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Budget 2021: implications for employers

The Chancellor announced a number of important changes today which will impact employers.

Furlough scheme extended

The furlough scheme will be extended to 30 September 2021. It will remain open to all employers and qualifying employees. Employees will continue to receive up to 80% of their salary for hours not worked but employers will have to contribute 10% towards the grant from July and 20% in August and September. 

Furlough fraud targeted

HMRC will recruit over 1,000 new investigators as part of its Taxpayer Protection Taskforce to tackle furlough fraud.


The government will pay £3,000 to any business who takes on a new apprentice of any age between 1 April and 30 September 2021. Under the previous scheme, employers received £1,500 per new apprentice hire (or £2,000 for those aged 24 and under). 

Businesses can still claim £1,000 for engaging new 16-18 year-old apprentices or those aged under 25 years old with a Education, Health and Care Plan.

From July 2021, the government will also provide a new  'flexi-job' apprenticeship programme in England, that will enable apprentices to work with a number of employers in one sector. 


By March 2022,  a new 'elite' points-based visa will be available to attract and retain the most highly skilled, globally mobile talent to the UK. The government is particularly keen to attract highly skilled professions in academia, science, research and technology. Within this visa there will be a ’scaleup’ stream, enabling those with a job offer from a recognised UK scale-up to qualify for a fast-track visa.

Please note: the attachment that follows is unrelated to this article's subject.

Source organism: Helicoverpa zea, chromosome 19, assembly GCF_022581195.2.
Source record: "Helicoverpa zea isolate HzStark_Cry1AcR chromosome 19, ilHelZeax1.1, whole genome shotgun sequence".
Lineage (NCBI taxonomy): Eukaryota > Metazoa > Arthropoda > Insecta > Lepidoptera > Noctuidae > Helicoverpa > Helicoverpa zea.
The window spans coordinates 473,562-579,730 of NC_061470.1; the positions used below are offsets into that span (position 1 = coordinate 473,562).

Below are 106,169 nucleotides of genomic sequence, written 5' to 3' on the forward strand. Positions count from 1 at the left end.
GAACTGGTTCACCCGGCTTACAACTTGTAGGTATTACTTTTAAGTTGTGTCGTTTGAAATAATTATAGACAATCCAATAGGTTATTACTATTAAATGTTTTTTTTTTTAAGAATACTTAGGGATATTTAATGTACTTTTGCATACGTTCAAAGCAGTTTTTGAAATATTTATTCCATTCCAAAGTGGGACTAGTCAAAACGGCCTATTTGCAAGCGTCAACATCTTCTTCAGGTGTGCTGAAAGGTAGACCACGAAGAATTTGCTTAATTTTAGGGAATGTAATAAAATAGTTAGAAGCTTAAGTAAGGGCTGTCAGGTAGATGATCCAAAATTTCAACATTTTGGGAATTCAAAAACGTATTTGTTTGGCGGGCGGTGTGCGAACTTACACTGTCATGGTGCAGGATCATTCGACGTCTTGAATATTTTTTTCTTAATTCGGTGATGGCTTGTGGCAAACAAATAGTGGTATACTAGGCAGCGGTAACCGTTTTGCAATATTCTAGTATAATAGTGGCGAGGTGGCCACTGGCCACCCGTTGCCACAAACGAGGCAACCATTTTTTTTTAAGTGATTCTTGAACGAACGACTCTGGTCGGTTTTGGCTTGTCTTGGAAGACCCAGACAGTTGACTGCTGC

Skills training

A new 'Help to Grow' UK-wide management programme will be available to help upskill SME's.  The scheme will combine a national curriculum delivered through business schools and will provide practical case studies and mentoring from experienced business professionals. The course will last 12 weeks and 90% of the cost will be subsidised by government.


Small and medium-sized employers will continue to be able to reclaim up to two weeks of eligible Statutory Sick Pay (SSP) costs per employee from the government. This scheme is a temporary COVID-19 measure intended to support employers while levels of sickness absence are high. 

NMW rate increases

From April 2021, the rate of the National Living Wage will increase by £0.19 to £8.91 per hour and will be payable to more workers because the age threshold is being reduced to 23 (currently, only workers aged 25 and above qualify).

The National Minimum Wage rates will also increase as follows:

  • Those aged 21 to 22 will receive £8.36 per hour – an increase of £0.16
  • Those aged 18 to 20 will receive £6.56 per hour – an increase of £0.11
  • Those aged 16 to 17 will receive £4.62 – an increase of £0.07
  • Apprentices under the age of 19 or in their first year will receive £4.30 – an increase of £0.15